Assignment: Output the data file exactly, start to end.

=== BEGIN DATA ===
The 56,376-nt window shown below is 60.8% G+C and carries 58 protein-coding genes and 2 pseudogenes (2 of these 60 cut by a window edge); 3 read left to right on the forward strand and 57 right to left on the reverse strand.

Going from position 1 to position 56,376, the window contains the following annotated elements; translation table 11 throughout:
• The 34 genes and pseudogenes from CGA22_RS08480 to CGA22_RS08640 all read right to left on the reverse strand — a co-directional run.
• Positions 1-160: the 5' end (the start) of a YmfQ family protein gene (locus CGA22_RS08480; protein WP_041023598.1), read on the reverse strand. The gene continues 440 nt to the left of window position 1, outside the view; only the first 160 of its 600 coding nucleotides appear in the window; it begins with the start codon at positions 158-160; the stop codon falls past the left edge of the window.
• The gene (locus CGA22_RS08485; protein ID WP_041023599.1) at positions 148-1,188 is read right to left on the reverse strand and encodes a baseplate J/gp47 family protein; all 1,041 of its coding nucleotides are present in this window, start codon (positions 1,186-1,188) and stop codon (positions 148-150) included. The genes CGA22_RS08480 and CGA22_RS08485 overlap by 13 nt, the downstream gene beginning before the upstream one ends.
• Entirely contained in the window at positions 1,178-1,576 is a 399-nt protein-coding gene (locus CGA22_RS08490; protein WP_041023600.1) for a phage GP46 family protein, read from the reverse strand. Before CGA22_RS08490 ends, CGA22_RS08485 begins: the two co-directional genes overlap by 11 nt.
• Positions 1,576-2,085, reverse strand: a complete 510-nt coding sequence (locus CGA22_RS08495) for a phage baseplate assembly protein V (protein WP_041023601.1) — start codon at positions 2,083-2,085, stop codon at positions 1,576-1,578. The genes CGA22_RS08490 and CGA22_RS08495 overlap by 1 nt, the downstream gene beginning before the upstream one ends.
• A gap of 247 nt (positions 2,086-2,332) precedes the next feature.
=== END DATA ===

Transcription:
The 56,376-nt window shown below is 60.8% G+C and carries 58 protein-coding genes and 2 pseudogenes (2 of these 60 cut by a window edge); 3 read left to right on the forward strand and 57 right to left on the reverse strand.

Going from position 1 to position 56,376, the window contains the following annotated elements; translation table 11 throughout:
• The 34 genes and pseudogenes from CGA22_RS08480 to CGA22_RS08640 all read right to left on the reverse strand — a co-directional run.
• Positions 1-160: the 5' end (the start) of a YmfQ family protein gene (locus CGA22_RS08480; protein WP_041023598.1), read on the reverse strand. The gene continues 440 nt to the left of window position 1, outside the view; only the first 160 of its 600 coding nucleotides appear in the window; it begins with the start codon at positions 158-160; the stop codon falls past the left edge of the window.
• The gene (locus CGA22_RS08485; protein ID WP_041023599.1) at positions 148-1,188 is read right to left on the reverse strand and encodes a baseplate J/gp47 family protein; all 1,041 of its coding nucleotides are present in this window, start codon (positions 1,186-1,188) and stop codon (positions 148-150) included. The genes CGA22_RS08480 and CGA22_RS08485 overlap by 13 nt, the downstream gene beginning before the upstream one ends.
• Entirely contained in the window at positions 1,178-1,576 is a 399-nt protein-coding gene (locus CGA22_RS08490; protein WP_041023600.1) for a phage GP46 family protein, read from the reverse strand. Before CGA22_RS08490 ends, CGA22_RS08485 begins: the two co-directional genes overlap by 11 nt.
• Positions 1,576-2,085, reverse strand: a complete 510-nt coding sequence (locus CGA22_RS08495) for a phage baseplate assembly protein V (protein WP_041023601.1) — start codon at positions 2,083-2,085, stop codon at positions 1,576-1,578. The genes CGA22_RS08490 and CGA22_RS08495 overlap by 1 nt, the downstream gene beginning before the upstream one ends.
• A gap of 247 nt (positions 2,086-2,332) precedes the next feature.